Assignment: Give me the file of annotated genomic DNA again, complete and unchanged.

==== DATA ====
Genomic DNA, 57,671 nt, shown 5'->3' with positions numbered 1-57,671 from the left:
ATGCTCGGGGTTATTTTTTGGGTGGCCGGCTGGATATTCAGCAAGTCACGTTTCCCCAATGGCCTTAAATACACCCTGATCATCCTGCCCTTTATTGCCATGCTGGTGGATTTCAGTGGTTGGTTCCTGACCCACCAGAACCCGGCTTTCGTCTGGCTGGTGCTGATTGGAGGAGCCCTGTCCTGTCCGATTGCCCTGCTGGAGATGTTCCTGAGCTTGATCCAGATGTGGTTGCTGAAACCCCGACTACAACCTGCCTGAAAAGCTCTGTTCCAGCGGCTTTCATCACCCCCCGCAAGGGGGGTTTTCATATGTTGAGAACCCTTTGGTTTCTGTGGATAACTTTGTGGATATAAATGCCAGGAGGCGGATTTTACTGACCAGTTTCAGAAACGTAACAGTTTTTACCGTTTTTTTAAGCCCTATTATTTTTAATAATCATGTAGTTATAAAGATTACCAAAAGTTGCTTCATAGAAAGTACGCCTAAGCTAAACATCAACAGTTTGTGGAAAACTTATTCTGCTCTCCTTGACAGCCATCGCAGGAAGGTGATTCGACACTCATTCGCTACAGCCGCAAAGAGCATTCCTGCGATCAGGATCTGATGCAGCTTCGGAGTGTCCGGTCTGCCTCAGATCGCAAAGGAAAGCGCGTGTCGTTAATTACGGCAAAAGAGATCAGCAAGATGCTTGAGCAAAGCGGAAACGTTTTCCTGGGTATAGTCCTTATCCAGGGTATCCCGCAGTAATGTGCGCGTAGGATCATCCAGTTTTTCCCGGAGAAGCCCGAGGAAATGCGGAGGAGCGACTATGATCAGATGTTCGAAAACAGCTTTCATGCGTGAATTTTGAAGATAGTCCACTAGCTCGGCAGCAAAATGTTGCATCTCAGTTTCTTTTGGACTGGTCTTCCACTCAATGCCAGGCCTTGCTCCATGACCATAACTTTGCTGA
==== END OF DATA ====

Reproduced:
Genomic DNA, 57,671 nt, shown 5'->3' with positions numbered 1-57,671 from the left:
ATGCTCGGGGTTATTTTTTGGGTGGCCGGCTGGATATTCAGCAAGTCACGTTTCCCCAATGGCCTTAAATACACCCTGATCATCCTGCCCTTTATTGCCATGCTGGTGGATTTCAGTGGTTGGTTCCTGACCCACCAGAACCCGGCTTTCGTCTGGCTGGTGCTGATTGGAGGAGCCCTGTCCTGTCCGATTGCCCTGCTGGAGATGTTCCTGAGCTTGATCCAGATGTGGTTGCTGAAACCCCGACTACAACCTGCCTGAAAAGCTCTGTTCCAGCGGCTTTCATCACCCCCCGCAAGGGGGGTTTTCATATGTTGAGAACCCTTTGGTTTCTGTGGATAACTTTGTGGATATAAATGCCAGGAGGCGGATTTTACTGACCAGTTTCAGAAACGTAACAGTTTTTACCGTTTTTTTAAGCCCTATTATTTTTAATAATCATGTAGTTATAAAGATTACCAAAAGTTGCTTCATAGAAAGTACGCCTAAGCTAAACATCAACAGTTTGTGGAAAACTTATTCTGCTCTCCTTGACAGCCATCGCAGGAAGGTGATTCGACACTCATTCGCTACAGCCGCAAAGAGCATTCCTGCGATCAGGATCTGATGCAGCTTCGGAGTGTCCGGTCTGCCTCAGATCGCAAAGGAAAGCGCGTGTCGTTAATTACGGCAAAAGAGATCAGCAAGATGCTTGAGCAAAGCGGAAACGTTTTCCTGGGTATAGTCCTTATCCAGGGTATCCCGCAGTAATGTGCGCGTAGGATCATCCAGTTTTTCCCGGAGAAGCCCGAGGAAATGCGGAGGAGCGACTATGATCAGATGTTCGAAAACAGCTTTCATGCGTGAATTTTGAAGATAGTCCACTAGCTCGGCAGCAAAATGTTGCATCTCAGTTTCTTTTGGACTGGTCTTCCACTCAATGCCAGGCCTTGCTCCATGACCATAACTTTGCTGA